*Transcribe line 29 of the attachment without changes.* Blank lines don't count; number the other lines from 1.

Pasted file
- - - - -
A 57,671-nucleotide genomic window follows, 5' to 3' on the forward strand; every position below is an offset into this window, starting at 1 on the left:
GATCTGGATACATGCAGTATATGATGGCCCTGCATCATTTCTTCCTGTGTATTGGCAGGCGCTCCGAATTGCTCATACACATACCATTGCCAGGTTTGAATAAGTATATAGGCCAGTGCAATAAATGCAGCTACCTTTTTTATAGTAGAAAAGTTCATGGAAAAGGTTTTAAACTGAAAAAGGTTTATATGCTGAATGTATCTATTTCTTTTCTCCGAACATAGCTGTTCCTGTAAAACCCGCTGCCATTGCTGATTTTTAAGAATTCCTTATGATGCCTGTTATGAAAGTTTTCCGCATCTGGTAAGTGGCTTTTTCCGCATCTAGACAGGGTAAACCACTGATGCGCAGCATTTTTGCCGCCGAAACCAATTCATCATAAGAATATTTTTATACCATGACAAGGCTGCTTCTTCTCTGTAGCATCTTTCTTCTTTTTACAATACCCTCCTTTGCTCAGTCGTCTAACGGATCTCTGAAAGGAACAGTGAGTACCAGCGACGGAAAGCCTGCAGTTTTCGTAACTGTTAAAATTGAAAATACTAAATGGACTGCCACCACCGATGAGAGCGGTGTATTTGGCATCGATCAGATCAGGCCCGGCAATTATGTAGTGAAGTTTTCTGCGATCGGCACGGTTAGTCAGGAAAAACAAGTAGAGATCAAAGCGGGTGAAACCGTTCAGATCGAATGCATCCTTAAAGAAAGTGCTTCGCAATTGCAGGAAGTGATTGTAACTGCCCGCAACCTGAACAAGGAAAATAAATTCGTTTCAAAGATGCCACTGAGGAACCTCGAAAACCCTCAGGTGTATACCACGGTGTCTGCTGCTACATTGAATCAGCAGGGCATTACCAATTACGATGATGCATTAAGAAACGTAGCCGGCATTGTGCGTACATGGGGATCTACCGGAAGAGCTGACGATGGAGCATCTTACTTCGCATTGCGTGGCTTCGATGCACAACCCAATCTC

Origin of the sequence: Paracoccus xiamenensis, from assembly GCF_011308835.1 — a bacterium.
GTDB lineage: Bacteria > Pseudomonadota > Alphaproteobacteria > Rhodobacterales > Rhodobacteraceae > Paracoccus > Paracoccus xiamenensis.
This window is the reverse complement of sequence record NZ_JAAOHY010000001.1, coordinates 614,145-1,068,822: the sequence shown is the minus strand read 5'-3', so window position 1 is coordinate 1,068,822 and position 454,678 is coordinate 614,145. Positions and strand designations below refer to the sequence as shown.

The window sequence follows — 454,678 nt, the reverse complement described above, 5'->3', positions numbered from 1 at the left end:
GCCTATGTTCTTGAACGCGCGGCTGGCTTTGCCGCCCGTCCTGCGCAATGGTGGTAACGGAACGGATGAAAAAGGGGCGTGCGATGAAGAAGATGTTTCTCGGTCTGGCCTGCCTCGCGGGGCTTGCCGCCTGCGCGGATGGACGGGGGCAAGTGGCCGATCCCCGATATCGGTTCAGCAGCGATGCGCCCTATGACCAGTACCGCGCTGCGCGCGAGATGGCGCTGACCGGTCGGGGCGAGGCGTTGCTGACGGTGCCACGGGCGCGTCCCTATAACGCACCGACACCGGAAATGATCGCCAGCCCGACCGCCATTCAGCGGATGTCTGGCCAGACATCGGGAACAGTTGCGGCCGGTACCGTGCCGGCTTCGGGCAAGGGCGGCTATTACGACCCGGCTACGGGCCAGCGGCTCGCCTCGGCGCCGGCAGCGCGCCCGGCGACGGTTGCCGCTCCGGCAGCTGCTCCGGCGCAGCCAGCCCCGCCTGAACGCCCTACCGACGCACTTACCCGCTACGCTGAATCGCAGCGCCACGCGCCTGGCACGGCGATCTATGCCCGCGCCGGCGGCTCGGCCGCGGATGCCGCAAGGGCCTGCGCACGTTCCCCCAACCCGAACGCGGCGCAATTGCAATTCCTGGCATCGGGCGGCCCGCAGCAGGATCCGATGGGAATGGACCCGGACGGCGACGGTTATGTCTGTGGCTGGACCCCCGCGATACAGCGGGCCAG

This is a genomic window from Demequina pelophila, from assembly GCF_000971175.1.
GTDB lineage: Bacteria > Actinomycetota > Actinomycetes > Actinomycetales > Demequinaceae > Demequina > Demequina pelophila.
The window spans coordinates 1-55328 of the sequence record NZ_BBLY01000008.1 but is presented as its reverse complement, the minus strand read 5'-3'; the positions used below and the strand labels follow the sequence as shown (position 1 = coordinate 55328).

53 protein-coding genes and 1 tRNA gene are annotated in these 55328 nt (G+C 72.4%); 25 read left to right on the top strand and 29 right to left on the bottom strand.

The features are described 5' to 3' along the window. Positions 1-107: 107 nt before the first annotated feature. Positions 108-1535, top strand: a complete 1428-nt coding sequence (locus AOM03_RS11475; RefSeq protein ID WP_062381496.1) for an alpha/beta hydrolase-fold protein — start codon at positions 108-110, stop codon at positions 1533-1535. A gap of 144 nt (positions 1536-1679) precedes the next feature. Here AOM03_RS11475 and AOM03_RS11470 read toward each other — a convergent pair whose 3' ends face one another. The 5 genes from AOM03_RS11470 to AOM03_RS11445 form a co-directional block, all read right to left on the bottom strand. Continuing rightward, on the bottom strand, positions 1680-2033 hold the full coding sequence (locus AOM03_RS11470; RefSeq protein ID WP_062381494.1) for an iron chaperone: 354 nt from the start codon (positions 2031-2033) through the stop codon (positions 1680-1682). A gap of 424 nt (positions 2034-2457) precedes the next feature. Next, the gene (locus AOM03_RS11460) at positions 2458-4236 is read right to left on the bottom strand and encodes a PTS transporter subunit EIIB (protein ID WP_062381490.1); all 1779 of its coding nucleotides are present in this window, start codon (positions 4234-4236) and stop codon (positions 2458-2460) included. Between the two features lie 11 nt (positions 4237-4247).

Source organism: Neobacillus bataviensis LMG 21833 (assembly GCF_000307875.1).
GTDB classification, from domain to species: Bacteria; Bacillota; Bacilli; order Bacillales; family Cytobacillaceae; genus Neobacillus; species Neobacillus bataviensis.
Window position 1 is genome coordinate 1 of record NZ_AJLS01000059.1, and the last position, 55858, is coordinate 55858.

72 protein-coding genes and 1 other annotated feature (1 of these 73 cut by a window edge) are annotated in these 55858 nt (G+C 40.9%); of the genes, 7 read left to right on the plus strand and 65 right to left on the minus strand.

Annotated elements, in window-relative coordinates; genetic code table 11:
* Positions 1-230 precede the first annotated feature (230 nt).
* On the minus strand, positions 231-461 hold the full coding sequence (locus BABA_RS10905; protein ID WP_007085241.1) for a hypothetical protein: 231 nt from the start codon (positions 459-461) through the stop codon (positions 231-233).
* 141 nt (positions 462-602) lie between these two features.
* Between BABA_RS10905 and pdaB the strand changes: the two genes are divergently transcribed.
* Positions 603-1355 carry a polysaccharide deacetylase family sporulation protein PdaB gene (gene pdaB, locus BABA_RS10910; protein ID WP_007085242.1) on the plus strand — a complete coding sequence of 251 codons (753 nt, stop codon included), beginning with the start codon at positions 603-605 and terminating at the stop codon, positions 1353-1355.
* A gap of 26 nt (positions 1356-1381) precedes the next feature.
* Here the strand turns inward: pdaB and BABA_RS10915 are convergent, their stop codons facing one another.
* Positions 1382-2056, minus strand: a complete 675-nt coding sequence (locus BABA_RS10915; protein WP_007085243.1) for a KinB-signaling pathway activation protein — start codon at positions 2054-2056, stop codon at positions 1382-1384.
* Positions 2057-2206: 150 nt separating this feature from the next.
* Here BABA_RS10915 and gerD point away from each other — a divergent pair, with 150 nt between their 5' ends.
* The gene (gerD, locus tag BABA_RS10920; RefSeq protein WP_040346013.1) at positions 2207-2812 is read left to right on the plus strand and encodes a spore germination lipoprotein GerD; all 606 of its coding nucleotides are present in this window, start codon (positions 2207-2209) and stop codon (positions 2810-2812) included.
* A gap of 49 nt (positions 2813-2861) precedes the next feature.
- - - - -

* A gap of 49 nt (positions 2813-2861) precedes the next feature.